Check in to your chosen accommodation. We recommend boutique hotels, self-catering properties and bed and breakfasts that we truly believe are the best across a range of budgets. They’re all in fabulous, central locations, and close to many of our favourite restaurants and cafes. After you have settled in, take a stroll through the museum gardens, (weather permitting), and stop for a coffee/tea and snack at Brew and Brownie (opposite the Museum Gardens) then enjoy the evensong (normally sung at 17:45) at York Minster. This is a great way to experience the magnificent Minster and you don’t need to purchase a ticket to do that!


Why not begin your first evening in York at a characterful pub? Or perhaps a wine bar? For a more intimate venue, we suggest either Cochon Cave or Sotano. Click here to view our top picks for pubs and bars in York.

York has some stunning restaurants for a romantic dinner. Amongst our favourites are Le Cochon Aveugle (French), Skosh (British/Asian influences), The Whippet Inn (adults only) and Bistro No 8 (modern British).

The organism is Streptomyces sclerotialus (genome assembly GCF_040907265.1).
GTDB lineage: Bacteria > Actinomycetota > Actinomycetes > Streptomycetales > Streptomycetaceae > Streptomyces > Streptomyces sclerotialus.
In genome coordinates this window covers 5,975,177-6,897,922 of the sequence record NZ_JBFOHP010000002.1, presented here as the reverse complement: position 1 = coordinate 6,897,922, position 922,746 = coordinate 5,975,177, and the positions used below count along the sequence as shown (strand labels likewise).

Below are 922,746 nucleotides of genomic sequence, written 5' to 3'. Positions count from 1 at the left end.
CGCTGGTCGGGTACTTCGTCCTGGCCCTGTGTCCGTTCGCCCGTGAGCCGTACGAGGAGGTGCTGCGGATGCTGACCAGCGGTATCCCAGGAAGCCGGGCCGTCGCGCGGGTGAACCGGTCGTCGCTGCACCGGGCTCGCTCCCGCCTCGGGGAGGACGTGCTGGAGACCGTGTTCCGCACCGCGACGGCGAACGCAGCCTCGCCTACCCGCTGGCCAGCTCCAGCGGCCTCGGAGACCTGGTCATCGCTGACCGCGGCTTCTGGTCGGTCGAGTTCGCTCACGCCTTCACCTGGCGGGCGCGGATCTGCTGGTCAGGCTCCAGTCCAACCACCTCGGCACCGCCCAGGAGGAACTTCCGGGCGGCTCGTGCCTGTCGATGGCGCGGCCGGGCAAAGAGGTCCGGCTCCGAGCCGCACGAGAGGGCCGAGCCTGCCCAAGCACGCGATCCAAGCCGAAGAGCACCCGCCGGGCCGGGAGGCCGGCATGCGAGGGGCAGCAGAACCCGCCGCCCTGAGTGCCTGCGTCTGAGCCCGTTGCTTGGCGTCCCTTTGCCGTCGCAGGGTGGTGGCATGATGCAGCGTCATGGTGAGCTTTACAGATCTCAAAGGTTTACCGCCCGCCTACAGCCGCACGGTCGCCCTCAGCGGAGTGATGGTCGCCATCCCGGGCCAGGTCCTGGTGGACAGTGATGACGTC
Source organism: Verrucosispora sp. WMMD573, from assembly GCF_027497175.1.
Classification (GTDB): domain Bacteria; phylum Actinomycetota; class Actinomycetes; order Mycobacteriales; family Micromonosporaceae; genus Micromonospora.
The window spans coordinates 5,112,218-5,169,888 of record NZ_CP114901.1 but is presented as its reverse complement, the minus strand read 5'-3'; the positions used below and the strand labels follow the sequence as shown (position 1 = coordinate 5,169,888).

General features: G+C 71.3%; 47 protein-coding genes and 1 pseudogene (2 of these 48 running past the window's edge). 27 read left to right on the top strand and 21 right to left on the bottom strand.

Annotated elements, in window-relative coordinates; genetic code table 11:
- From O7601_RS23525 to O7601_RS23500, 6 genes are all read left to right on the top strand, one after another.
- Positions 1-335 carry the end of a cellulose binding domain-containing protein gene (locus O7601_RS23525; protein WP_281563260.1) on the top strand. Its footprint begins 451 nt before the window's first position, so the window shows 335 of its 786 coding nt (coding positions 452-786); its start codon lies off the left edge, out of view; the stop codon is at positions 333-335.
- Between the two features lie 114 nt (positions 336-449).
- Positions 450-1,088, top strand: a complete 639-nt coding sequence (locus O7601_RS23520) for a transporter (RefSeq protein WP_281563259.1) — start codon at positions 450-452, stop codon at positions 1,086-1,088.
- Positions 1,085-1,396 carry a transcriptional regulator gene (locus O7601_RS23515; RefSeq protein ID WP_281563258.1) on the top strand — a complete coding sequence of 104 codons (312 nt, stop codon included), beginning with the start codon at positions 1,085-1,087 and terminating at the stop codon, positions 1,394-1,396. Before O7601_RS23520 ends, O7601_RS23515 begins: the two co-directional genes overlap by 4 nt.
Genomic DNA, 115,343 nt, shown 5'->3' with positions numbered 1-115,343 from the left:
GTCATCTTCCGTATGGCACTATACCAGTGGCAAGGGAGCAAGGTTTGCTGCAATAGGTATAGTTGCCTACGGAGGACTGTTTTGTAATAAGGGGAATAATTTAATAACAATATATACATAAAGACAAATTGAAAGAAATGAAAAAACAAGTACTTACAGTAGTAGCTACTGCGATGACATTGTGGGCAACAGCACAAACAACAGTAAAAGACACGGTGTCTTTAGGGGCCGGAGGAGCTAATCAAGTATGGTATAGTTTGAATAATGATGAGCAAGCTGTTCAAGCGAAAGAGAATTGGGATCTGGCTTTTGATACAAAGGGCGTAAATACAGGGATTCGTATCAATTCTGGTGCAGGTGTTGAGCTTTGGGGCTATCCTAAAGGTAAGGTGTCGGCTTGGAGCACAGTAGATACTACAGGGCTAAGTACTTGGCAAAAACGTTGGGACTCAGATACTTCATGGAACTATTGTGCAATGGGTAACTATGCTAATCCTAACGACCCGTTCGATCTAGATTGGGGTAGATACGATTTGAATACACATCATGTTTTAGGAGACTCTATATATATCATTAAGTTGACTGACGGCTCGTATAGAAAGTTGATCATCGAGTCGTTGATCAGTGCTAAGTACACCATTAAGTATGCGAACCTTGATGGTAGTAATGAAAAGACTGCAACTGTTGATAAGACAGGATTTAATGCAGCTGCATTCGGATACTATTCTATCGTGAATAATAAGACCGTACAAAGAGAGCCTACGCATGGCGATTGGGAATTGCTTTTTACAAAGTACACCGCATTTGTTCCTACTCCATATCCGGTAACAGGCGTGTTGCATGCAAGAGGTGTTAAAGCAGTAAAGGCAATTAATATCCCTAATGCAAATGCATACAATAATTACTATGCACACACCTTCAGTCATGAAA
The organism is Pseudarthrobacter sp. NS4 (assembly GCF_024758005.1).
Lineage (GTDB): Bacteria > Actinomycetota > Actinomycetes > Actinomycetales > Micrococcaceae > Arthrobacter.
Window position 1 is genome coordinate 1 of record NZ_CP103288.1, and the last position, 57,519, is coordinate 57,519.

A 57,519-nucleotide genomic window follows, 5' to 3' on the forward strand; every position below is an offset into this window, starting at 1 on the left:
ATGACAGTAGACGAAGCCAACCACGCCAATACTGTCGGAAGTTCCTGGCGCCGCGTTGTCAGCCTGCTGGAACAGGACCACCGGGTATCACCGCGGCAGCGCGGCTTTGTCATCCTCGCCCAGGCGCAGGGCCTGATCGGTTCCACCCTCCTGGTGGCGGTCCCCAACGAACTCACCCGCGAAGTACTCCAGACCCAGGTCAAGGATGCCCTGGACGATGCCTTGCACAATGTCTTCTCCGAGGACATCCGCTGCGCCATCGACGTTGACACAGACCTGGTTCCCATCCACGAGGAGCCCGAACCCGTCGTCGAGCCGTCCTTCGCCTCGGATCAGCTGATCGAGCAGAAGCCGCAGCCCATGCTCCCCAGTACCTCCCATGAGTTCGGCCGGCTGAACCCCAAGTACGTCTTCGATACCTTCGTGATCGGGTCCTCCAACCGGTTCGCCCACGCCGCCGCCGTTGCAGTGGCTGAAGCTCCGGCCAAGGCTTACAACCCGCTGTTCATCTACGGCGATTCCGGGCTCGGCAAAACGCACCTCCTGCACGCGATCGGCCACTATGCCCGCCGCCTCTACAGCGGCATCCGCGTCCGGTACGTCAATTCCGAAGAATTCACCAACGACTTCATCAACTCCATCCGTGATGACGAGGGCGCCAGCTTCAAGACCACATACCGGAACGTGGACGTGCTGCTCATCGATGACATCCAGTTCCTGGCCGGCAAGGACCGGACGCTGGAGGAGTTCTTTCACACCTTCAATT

We suggest you book ahead of your trip as many of our top picks have bookings weeks in advance.



No visit to York is complete without a walk around the medieval walls, the most complete city walls in all of England. Start your walk from Monkgate Bar and walk towards Micklegate Bar. This is known as the North corner and is the only corner where you can walk the trail all on the walls. This section takes in views of the iconic Minster. View these very informative and engaging vodcasts, The MinsterBootham Bar and The Treasurer’s House to Monkgate.



All that walking makes you hungry so it’s time to enjoy another great meal. There are so many great options for lunch and if you’re like us, you prefer something a bit lighter but still somewhere you can sit down, relax and soak up the atmosphere. We recommend a great selection of places for lunch that can take you on a culinary journey across the globe or if you’d rather, just stay in Britain.


All sights and shops mentioned within this walking tour are listed in the google map below

After lunch, we think you will enjoy exploring many of York’s beautiful medieval streets and our favourite independent shops. We’ve included a map below with our suggested walking route.